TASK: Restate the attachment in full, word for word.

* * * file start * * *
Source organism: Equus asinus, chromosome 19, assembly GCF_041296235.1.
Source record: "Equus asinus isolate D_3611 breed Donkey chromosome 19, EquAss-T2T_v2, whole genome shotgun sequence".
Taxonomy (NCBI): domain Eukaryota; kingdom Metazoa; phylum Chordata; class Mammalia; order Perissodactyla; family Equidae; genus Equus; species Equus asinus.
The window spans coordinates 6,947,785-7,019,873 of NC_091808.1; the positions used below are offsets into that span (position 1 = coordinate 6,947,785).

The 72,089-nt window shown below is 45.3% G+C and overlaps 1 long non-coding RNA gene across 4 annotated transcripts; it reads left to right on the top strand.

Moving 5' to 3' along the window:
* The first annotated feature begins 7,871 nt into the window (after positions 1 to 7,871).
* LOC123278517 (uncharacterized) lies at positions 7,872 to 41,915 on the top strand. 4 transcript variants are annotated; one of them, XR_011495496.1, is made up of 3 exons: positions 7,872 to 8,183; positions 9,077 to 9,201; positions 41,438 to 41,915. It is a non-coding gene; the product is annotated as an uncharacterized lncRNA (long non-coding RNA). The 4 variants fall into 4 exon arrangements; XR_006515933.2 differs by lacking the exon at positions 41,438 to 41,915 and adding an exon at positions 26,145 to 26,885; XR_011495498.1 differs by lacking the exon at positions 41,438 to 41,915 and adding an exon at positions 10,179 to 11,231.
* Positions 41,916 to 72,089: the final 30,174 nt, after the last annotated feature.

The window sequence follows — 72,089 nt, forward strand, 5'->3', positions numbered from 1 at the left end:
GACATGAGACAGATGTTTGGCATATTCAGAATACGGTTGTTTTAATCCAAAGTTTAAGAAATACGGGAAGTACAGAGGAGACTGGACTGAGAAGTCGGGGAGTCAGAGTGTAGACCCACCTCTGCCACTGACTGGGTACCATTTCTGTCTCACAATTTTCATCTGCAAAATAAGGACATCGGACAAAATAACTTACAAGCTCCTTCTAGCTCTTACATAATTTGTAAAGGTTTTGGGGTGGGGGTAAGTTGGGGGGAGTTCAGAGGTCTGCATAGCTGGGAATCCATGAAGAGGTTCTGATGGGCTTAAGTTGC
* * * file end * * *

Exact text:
Source organism: Equus asinus, chromosome 19, assembly GCF_041296235.1.
Source record: "Equus asinus isolate D_3611 breed Donkey chromosome 19, EquAss-T2T_v2, whole genome shotgun sequence".
Taxonomy (NCBI): domain Eukaryota; kingdom Metazoa; phylum Chordata; class Mammalia; order Perissodactyla; family Equidae; genus Equus; species Equus asinus.
The window spans coordinates 6,947,785-7,019,873 of NC_091808.1; the positions used below are offsets into that span (position 1 = coordinate 6,947,785).

The 72,089-nt window shown below is 45.3% G+C and overlaps 1 long non-coding RNA gene across 4 annotated transcripts; it reads left to right on the top strand.

Moving 5' to 3' along the window:
* The first annotated feature begins 7,871 nt into the window (after positions 1 to 7,871).
* LOC123278517 (uncharacterized) lies at positions 7,872 to 41,915 on the top strand. 4 transcript variants are annotated; one of them, XR_011495496.1, is made up of 3 exons: positions 7,872 to 8,183; positions 9,077 to 9,201; positions 41,438 to 41,915. It is a non-coding gene; the product is annotated as an uncharacterized lncRNA (long non-coding RNA). The 4 variants fall into 4 exon arrangements; XR_006515933.2 differs by lacking the exon at positions 41,438 to 41,915 and adding an exon at positions 26,145 to 26,885; XR_011495498.1 differs by lacking the exon at positions 41,438 to 41,915 and adding an exon at positions 10,179 to 11,231.
* Positions 41,916 to 72,089: the final 30,174 nt, after the last annotated feature.

The window sequence follows — 72,089 nt, forward strand, 5'->3', positions numbered from 1 at the left end:
GACATGAGACAGATGTTTGGCATATTCAGAATACGGTTGTTTTAATCCAAAGTTTAAGAAATACGGGAAGTACAGAGGAGACTGGACTGAGAAGTCGGGGAGTCAGAGTGTAGACCCACCTCTGCCACTGACTGGGTACCATTTCTGTCTCACAATTTTCATCTGCAAAATAAGGACATCGGACAAAATAACTTACAAGCTCCTTCTAGCTCTTACATAATTTGTAAAGGTTTTGGGGTGGGGGTAAGTTGGGGGGAGTTCAGAGGTCTGCATAGCTGGGAATCCATGAAGAGGTTCTGATGGGCTTAAGTTGC